-Miss Majorie Grostephan, retired CIA, AFIO member since 1978, died 13 March 1998
-LTC Melville Keiser, retired USMC AFIO member since 1976, died 10 March 98
-CDR Aslexander Lennox, retired USN, AFIO member since 1976, died 10 Jan 98
-Ms Lucille Muntz, retired NSA, AFIO member since 1983, died 16 March 98
-Mrs Nancy Fife Prior, former OSS, AFIO member since 1989, died March 1998
-Mr. Charles Stiles, retired NSA, AFIO member since 1978, died 19 January 98
-SECURITY STUDIES FOR THE 21ST CENTURY, edited by Richard Shultz et.al. Provides instructors and curriculum planners with model curricula and model courses that reflect the changes in the contemporary international environment. It includes a model course on "Intelligence and Security" by professor Roy Godson with contributions by professors Bradford Westerfield and Ernest May. (Brassey's Inc., January 1998, ISBN 1-57488-066-7 $49.95. Contact Louise Muniak (703) 260 0602 ext 10).
- APOLLO'S WARRIORS: Air Force Special Operations during the Cold War, by Col Michael Haas, USAF (ret), Published Air University Press, 1997, and for sale GPO Stock# 008-070-00726-6 (GPO tel 202 512 1800). I was in programs covered by the book during the Korean and Vietnam wars, and highly recommend it.
- NEW COUNTRY-WIDE AFIO VIRTUAL CHAPTER being formed for beginning and mid-career active and former professionals - Contact David Bedenbaugh, who also is a financial advisor who focuses on retirement planning. Call 301 897 5999.
- AFIO OFFERS NEW SERVICE, THE AFIO Z-GRAM, a DAILY quick-scan, useful overview of news from the World press gleaned from the internet along with tips for internet researchers on intelligence-related topics. Exceptionally well done, praised by people in industry and high ranking officers, such as LGEN (ret) J. Clapper, former Director of DIA. Subscription for DAILY service only $98, of which $40 is tax-deductible donation. Mail check made out to AFIO and name/address/email to: AFIO, 6723 Whittier Ave, Suite 303a, McLean Va 22101-4533.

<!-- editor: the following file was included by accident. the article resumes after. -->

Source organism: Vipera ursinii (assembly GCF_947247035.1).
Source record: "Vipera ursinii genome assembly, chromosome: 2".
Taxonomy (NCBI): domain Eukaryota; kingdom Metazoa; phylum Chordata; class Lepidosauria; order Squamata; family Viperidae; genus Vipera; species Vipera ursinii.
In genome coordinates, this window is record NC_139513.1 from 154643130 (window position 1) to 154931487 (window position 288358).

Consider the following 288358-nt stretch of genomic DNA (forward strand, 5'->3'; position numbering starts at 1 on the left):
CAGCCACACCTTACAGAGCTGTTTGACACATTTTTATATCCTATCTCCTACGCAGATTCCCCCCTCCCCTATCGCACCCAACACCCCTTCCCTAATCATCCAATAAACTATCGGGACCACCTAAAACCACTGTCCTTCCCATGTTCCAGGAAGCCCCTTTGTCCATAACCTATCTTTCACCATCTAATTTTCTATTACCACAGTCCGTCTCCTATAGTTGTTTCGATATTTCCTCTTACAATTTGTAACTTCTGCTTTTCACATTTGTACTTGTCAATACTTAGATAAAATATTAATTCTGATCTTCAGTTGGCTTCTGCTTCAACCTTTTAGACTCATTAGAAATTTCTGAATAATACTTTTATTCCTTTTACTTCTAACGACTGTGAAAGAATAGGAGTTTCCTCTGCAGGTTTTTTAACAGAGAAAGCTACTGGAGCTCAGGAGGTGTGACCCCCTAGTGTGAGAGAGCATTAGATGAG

The CIA OUTREACH PROGRAM has distributed its quarterly information package, including the following material: (1) Okhrana: the Paris Operations of the Russian Imperial Police, CIA 1997; (2) Report of Investigation - Overview: Allegations of Connections Between the CIA and the Contras in Cocaine Trafficking in the US, Vol I - the California Story (CIA Inspector General); (3) CIA Support to the US Military During the Persian Gulf War, 16 June 1997; (4) China's Economy in 1995-1997, December 1997; (5) Handbook of International Economic Statistics, Directorate of Intelligence, Sept.97; (6) Humanitarian Challenges in Sub-Saharan Africa, foldout map. For information concerning these materials, call the Outreach Program at 703 482 1044.
- For AFIO members in NY area, free four-session seminar series on serious internet usage for business intelligence and investigations, by author (see BOOKS) David Vine, NYPL Science, Industry and Business Library, 34th and Madison, 2-3:30 pm April 6, 13,20,27. Contact email@example.com.
- Global Business Access, Ltd, is an international consulting firm
composed of over 140 former US ambassadors, senior diplomats and
intelligence officers, providing expertise on foreign countries.
Global provides briefings, consulting, introductions, due diligence,
training, security, investment services and legal support. Global
seeks business associates. Visit www.globalbusinessltd.com
or call 202 466-6249. Please let AFIO know if you succeed!
- Corporation is looking for a former Artillery Battalion Cmdr (7plus years experience, AC College grad), to train Direct Support and Reinforcing commanders and staffs during LTP rotations. Qualified individuals contact firstname.lastname@example.org.
-Professor looking for visiting college instructor opportunity this Fall teaching US foreign policy and security. Contact email@example.com.